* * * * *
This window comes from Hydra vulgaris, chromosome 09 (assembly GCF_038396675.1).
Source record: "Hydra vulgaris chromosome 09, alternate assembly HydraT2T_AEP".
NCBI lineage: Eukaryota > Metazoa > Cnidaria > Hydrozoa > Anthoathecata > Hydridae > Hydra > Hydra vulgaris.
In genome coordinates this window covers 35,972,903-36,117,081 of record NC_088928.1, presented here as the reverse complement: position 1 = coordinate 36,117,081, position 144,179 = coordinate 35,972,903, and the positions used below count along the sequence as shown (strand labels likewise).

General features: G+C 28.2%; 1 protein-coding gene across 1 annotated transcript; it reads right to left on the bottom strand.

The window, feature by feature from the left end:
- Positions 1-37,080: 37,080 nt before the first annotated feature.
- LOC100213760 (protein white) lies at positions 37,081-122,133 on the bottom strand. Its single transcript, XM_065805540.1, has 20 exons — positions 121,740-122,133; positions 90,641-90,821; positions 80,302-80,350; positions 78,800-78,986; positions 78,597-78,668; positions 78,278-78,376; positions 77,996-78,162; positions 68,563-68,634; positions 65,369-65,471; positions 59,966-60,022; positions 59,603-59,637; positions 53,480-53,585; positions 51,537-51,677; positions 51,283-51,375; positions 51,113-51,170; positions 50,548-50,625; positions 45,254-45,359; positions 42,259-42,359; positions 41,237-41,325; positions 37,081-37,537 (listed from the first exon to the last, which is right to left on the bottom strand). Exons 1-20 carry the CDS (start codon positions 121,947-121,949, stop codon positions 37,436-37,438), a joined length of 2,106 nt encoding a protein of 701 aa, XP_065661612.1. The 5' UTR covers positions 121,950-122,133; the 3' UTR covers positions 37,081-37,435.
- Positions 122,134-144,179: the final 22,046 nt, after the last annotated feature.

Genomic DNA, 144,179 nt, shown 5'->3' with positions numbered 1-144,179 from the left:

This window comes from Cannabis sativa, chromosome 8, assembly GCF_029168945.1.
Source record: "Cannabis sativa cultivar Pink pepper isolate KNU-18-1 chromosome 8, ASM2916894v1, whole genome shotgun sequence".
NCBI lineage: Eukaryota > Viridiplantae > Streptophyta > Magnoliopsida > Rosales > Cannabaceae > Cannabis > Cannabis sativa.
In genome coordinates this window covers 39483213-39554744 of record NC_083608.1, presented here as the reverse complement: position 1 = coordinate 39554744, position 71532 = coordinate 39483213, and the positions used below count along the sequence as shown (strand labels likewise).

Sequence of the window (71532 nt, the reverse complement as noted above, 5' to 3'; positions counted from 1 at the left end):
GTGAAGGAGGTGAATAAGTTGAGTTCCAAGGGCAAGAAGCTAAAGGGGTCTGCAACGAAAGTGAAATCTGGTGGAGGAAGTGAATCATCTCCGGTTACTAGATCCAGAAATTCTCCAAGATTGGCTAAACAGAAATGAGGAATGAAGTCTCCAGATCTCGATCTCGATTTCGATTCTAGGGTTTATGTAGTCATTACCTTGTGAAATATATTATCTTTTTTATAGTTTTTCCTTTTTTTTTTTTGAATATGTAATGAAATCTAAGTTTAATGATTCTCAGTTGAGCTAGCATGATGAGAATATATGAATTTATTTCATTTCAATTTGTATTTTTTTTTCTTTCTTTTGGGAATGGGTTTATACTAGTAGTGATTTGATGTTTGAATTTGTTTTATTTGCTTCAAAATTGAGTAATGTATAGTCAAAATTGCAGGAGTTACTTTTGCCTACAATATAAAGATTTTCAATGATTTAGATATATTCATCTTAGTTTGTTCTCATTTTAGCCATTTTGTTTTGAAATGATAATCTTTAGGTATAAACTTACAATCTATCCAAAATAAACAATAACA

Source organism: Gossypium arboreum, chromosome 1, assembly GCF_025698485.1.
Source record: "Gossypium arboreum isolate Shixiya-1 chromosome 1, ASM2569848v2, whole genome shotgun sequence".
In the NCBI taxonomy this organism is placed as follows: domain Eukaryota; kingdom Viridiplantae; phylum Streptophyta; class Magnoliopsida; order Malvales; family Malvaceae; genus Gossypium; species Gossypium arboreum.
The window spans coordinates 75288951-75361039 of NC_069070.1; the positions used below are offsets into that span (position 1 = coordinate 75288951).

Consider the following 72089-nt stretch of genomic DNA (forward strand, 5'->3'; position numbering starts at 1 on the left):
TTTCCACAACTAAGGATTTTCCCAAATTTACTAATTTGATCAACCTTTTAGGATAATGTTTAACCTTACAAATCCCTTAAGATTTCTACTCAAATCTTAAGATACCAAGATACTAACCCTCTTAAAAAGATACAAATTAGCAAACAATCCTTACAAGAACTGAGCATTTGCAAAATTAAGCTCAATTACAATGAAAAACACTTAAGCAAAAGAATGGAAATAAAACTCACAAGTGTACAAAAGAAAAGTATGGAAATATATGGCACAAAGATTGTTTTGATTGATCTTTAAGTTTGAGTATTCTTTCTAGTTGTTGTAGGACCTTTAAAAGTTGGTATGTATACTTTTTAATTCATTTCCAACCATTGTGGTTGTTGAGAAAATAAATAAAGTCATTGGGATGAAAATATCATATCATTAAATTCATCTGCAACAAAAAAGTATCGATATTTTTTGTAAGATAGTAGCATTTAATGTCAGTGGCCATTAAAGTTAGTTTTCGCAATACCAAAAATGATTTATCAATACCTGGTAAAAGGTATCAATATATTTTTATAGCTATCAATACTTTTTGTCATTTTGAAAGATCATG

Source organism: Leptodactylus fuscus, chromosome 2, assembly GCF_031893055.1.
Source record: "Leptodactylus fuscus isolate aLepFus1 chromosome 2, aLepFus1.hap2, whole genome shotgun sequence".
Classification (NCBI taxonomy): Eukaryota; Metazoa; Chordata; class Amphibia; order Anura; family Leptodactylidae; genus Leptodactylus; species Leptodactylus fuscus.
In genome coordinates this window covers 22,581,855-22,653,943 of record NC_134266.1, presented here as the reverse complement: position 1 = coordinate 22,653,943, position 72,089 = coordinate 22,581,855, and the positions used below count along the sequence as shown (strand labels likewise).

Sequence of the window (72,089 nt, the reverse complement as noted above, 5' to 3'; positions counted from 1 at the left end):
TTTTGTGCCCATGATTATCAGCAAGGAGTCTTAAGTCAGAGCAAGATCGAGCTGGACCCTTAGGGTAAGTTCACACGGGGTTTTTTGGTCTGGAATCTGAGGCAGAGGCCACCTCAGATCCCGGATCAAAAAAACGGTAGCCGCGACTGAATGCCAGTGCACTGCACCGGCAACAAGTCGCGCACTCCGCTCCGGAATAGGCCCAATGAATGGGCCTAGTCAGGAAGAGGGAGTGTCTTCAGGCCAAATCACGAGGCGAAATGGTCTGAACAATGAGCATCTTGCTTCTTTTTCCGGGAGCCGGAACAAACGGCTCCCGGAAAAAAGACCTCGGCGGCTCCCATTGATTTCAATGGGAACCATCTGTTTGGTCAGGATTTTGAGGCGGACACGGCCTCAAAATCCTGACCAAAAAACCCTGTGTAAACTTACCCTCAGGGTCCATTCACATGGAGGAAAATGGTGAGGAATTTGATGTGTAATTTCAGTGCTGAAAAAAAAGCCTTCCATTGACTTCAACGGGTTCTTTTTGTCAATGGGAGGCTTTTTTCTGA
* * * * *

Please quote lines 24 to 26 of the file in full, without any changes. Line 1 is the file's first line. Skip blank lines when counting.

Source record: "Leptodactylus fuscus isolate aLepFus1 chromosome 2, aLepFus1.hap2, whole genome shotgun sequence".
Classification (NCBI taxonomy): Eukaryota; Metazoa; Chordata; class Amphibia; order Anura; family Leptodactylidae; genus Leptodactylus; species Leptodactylus fuscus.
In genome coordinates this window covers 22,581,855-22,653,943 of record NC_134266.1, presented here as the reverse complement: position 1 = coordinate 22,653,943, position 72,089 = coordinate 22,581,855, and the positions used below count along the sequence as shown (strand labels likewise).